Forbidden Games: Representations of the Holocaust in Videogames

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2021-05-01T05:00:00.000Z

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Abstract

In the contemporary world, the Holocaust is remembered and represented not just in classrooms and memorial sites but increasingly in virtual spaces: digital exhibits, simulations, and videogames. This is a shift for the commercial videogame industry, which largely avoided referencing the Holocaust despite the prevalence of World War II as a setting until the 2017 release of Call of Duty: WWII incorporated Holocaust imagery into both the game and its promotional trailers. This project investigates how videogames represent the Holocaust through both embedded and emergent narratives alongside game mechanics and aesthetics, as well as how players respond to these games on the levels of entertainment and history. It is beyond the scope of this study to judge whether it is tasteful or ethical to create videogames about the Holocaust—these videogames are already being made, and we must study how they shape player perspectives on historical events. Due to the relative youth of videogames as an expressive medium, few researchers have explored how videogames might represent or distort memory of the Holocaust. However, as Holocaust education becomes steadily more involved with digital and new media, it is important to bring areas like Holocaust representation, digital rhetoric, and game studies into closer communication. The literature review seeks to bridge these gaps in discourse, starting with a background on the history of Holocaust representation and thinkers like Alvin Rosenfeld, Saul Friedlander, and Marianne Hirsch before exploring how videogames function as persuasive texts, drawing from rhetoricians like Ian Bogost, Kenneth Burke, and Chaim Perelman. Lastly, I explore how videogames create meaning through the relationship between a game’s preprogrammed worlds and narratives and the game itself as an interactive system of rules and procedures. This section also introduces some of the unique conventions and grammar of videogames such as the different platforms and genres, elements like the user interface and graphical perspective, and stylistic devices like cutscenes. This review is followed by the rhetorical analysis of three videogames as case studies: KZ Manager, Call of Duty: WWII, and World of Warcraft. These chapters explore how each game represents the Holocaust through its storylines, mechanics, and aesthetic design, in addition to other factors like a game’s accessibility and community of players. These representations are also shaped by the game’s genre and the underlying philosophies associated with each, from the resource-focused simulation game to the action-oriented first-person shooter (FPS) and more narrative-driven massively multiplayer online role-playing game (MMORPG). These games provide examples of historical inaccuracy and developer bias, as well as a tendency towards reducing the Holocaust to fit narratives of individual heroism or a mythic struggle against evil. However, the latter two games also demonstrate how well-designed mechanics, quests, and characters can impact individual players, inspiring some to study history in more depth or simply showing them the humanity of the Other.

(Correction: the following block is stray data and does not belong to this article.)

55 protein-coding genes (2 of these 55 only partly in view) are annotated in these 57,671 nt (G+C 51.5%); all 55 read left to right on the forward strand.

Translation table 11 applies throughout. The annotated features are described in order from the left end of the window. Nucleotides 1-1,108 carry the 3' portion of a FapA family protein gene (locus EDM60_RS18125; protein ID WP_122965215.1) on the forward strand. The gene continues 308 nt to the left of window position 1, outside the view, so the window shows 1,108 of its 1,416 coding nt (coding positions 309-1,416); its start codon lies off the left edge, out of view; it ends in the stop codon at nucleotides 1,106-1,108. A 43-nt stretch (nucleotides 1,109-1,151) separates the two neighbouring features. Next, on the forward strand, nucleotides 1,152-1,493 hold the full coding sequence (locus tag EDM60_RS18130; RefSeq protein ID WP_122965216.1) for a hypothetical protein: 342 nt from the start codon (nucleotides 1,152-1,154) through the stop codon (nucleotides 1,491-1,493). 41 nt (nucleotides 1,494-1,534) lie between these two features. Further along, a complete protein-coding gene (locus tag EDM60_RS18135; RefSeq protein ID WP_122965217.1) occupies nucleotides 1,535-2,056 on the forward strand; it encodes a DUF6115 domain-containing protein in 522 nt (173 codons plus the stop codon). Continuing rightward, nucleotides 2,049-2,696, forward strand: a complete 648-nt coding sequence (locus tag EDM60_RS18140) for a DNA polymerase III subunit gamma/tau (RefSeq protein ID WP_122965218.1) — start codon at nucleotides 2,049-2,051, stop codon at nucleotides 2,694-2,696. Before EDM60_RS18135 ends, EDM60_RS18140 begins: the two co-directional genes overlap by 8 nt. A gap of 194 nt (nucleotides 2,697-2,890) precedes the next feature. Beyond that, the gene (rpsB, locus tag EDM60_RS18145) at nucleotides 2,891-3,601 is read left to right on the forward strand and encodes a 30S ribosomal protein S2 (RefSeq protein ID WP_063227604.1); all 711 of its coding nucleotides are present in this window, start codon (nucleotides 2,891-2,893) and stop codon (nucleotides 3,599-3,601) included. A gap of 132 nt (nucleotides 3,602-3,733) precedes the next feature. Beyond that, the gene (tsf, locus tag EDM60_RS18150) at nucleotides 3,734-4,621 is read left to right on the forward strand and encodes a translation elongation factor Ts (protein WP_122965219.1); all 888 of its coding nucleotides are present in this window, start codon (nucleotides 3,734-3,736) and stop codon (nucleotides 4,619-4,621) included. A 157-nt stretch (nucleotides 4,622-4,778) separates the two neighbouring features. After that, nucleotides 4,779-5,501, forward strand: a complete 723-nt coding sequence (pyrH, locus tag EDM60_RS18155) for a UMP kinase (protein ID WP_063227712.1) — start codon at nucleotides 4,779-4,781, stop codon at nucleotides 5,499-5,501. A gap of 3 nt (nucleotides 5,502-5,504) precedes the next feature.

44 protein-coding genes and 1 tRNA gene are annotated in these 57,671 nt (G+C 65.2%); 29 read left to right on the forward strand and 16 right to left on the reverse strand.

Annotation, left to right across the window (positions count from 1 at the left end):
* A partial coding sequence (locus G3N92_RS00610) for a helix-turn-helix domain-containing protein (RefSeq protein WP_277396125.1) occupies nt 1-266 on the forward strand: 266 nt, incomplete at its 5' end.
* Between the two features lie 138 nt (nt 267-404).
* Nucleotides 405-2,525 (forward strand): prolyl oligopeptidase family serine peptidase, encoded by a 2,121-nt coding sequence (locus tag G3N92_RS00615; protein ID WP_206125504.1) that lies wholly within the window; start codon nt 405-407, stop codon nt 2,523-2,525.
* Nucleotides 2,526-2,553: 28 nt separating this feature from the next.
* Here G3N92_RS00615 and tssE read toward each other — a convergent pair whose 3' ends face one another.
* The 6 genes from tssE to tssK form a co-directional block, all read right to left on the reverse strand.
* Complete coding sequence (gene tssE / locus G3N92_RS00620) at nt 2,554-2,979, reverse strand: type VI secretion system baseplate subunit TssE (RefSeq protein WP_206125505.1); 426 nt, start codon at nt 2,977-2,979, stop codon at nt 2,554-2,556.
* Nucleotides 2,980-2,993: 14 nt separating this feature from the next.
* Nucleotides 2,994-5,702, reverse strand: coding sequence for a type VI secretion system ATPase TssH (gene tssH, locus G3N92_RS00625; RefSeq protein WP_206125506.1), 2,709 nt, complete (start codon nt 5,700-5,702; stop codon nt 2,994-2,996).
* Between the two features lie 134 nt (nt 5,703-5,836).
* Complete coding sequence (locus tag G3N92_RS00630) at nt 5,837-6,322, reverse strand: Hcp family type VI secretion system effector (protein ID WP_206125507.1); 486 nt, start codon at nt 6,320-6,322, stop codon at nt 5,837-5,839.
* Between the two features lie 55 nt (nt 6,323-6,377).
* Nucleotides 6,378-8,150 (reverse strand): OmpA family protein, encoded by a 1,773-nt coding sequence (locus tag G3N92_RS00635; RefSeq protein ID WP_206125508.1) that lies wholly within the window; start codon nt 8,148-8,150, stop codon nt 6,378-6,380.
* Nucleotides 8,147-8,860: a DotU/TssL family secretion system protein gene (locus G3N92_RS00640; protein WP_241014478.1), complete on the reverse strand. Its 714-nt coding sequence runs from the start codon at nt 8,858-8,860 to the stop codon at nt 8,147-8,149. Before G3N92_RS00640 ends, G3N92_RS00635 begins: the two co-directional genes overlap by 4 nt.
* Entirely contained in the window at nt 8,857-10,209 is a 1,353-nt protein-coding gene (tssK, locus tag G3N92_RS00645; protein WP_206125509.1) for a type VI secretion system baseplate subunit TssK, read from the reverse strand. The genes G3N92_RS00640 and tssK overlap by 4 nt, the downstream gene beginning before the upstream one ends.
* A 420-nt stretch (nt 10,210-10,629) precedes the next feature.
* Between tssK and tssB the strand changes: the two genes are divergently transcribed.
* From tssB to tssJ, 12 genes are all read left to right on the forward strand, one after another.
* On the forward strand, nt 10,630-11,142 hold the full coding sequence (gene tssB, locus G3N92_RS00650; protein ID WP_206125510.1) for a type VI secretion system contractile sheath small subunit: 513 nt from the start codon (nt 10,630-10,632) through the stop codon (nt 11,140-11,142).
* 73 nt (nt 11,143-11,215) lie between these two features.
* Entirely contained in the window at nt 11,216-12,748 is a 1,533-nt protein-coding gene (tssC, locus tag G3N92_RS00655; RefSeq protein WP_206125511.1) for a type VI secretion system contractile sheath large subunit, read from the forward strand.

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Literature, Comparative, Mass Communications, Jewish Studies

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